The much-awaited Alappuzha Drinking Water Project is still suffering from teething problems, which have led to the preparation of an entirely new Detailed Project Report (DPR) after nearly 30 per cent of the work was over.
The project, originally estimated to cost Rs.151.94 crore and to be implemented with Central assistance under the Urban Infrastructure Development Scheme for Small and Medium Towns (UIDSSMT), envisaged water from Kadapra in Pathanamthitta coming via a treatment plant at Karumadi near Ambalapuzha to Alappuzha municipality and eight surrounding panchayats of Purakkad, Alappuzha South, Alappuzha North, Punnapra South, Punnapra North, Aryad, Mararikulam South and Mannancherry.
With 10 per cent of the cost coming from the State government, over 2.15 lakh people were expected to benefit from the project at a daily supply rate of 135 litres per person.
However, according to the latest information from reliable sources, the original DPR of March 2006 was re-written, recently following several bottlenecks in various places. The actual plan was to have a pipeline from Thottappally to Kalavoor alongside the National Highway-47. But with the National Highway Authority not permitting this, the pipeline route had to be shifted to the coastal State highway.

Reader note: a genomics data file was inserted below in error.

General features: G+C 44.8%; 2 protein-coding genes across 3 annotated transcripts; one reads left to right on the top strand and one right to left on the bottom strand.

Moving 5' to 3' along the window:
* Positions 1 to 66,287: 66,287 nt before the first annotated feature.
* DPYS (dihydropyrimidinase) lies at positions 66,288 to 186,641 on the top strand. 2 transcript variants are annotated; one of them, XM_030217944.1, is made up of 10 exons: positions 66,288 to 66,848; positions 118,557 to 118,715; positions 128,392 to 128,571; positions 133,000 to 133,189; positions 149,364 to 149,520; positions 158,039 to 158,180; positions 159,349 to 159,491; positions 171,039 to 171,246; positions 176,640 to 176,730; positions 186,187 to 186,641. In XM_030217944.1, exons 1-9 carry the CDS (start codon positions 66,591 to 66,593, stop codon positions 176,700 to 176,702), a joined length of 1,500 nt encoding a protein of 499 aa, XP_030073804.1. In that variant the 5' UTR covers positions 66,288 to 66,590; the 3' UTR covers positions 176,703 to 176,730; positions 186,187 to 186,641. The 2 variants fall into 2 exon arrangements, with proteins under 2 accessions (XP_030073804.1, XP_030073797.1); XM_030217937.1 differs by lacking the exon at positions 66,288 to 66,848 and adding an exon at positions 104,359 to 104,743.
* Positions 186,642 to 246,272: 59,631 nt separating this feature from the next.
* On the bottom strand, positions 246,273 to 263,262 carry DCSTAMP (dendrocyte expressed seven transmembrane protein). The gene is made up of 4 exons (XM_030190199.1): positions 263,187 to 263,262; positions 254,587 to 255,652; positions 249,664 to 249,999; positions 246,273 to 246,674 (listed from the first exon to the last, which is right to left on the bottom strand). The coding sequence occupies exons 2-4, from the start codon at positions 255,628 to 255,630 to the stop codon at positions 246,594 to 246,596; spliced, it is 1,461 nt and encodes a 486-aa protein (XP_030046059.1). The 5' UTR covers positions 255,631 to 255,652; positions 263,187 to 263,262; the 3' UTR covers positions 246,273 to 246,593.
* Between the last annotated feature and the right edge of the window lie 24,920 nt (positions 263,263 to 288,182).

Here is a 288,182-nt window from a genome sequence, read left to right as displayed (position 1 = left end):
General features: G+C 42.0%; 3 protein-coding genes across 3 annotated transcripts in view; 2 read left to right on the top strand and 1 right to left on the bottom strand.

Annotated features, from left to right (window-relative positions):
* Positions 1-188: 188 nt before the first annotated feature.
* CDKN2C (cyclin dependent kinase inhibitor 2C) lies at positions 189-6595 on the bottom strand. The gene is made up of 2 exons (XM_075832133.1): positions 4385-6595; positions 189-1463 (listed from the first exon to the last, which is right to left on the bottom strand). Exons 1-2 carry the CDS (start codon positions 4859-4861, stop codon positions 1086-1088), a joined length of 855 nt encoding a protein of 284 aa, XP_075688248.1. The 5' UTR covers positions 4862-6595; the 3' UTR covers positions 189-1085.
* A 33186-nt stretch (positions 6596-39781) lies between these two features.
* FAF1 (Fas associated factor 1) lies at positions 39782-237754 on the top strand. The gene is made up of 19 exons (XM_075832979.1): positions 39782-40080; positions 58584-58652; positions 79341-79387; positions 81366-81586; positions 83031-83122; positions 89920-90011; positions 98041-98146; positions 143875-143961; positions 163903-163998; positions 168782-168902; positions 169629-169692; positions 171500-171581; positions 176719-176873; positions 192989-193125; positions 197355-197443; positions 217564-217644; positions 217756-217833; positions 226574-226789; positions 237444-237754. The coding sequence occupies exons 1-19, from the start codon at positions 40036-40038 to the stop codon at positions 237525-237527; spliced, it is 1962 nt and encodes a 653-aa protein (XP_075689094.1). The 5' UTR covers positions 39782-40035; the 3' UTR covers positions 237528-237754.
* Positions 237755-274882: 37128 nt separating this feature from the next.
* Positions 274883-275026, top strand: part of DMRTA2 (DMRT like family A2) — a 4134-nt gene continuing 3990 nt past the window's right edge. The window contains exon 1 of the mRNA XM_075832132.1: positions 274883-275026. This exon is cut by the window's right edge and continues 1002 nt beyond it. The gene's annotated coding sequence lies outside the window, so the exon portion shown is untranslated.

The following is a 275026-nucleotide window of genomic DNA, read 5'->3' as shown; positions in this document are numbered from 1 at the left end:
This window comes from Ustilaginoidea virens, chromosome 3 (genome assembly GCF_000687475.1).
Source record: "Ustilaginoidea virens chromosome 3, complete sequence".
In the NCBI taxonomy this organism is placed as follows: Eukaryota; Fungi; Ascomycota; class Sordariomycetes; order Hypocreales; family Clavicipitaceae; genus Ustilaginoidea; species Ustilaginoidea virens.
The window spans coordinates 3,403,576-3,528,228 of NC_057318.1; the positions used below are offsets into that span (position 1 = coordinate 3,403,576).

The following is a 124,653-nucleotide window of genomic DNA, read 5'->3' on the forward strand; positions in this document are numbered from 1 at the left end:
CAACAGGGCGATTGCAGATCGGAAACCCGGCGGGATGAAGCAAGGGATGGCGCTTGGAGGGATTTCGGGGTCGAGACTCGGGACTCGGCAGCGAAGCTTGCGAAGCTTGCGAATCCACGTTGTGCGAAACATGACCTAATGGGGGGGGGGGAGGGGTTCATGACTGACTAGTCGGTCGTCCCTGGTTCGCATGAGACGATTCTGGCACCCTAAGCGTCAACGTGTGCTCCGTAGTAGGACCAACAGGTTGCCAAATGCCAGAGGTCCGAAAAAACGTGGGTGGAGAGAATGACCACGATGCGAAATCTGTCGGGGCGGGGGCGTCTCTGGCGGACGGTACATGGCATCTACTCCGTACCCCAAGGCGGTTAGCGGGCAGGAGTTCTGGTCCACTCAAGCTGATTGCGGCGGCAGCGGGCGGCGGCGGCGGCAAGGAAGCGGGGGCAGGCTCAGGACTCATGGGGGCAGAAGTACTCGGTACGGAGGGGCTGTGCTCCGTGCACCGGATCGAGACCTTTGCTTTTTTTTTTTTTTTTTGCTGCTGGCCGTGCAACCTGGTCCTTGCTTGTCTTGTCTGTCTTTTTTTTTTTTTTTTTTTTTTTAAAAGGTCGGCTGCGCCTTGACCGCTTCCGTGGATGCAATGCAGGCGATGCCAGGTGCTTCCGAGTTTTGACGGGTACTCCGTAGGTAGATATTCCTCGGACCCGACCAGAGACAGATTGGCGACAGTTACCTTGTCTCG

Just as new estimates and tenders were being prepared in accordance with this change, the revision of scheduled rates, the additional 12-kilometres of pipeline, increase in cost of pipe materials and cost of digging up the coastal highway have forced the authorities to redraw the DPR from scratch. This escalated the project cost from Rs.151.94 crore to Rs. 247.65 crore. Though officials said the municipal council had announced that the State government would bear the extra cost, there has been no word from the government on the same.
A.A. Shukoor, MLA, and K.C. Venugopal, MP, have said the empowered committee for the project, of which they too are members, never informed them about the changes or about the new decisions. “In fact, we have never been informed about the meetings of the committee,” Mr. Shukoor told The Hindu, adding that at this rate, the project would take at least another four to five years to be completed.
Meanwhile, the shortage of drinking water is getting severe across the municipal area, with people heavily relying on the 13 treated water supply centres in the town, which in turn, have been unable to meet the demand. The situation in the nearby water-logged Kuttanad is not different, but Kuttanad is a different story altogether.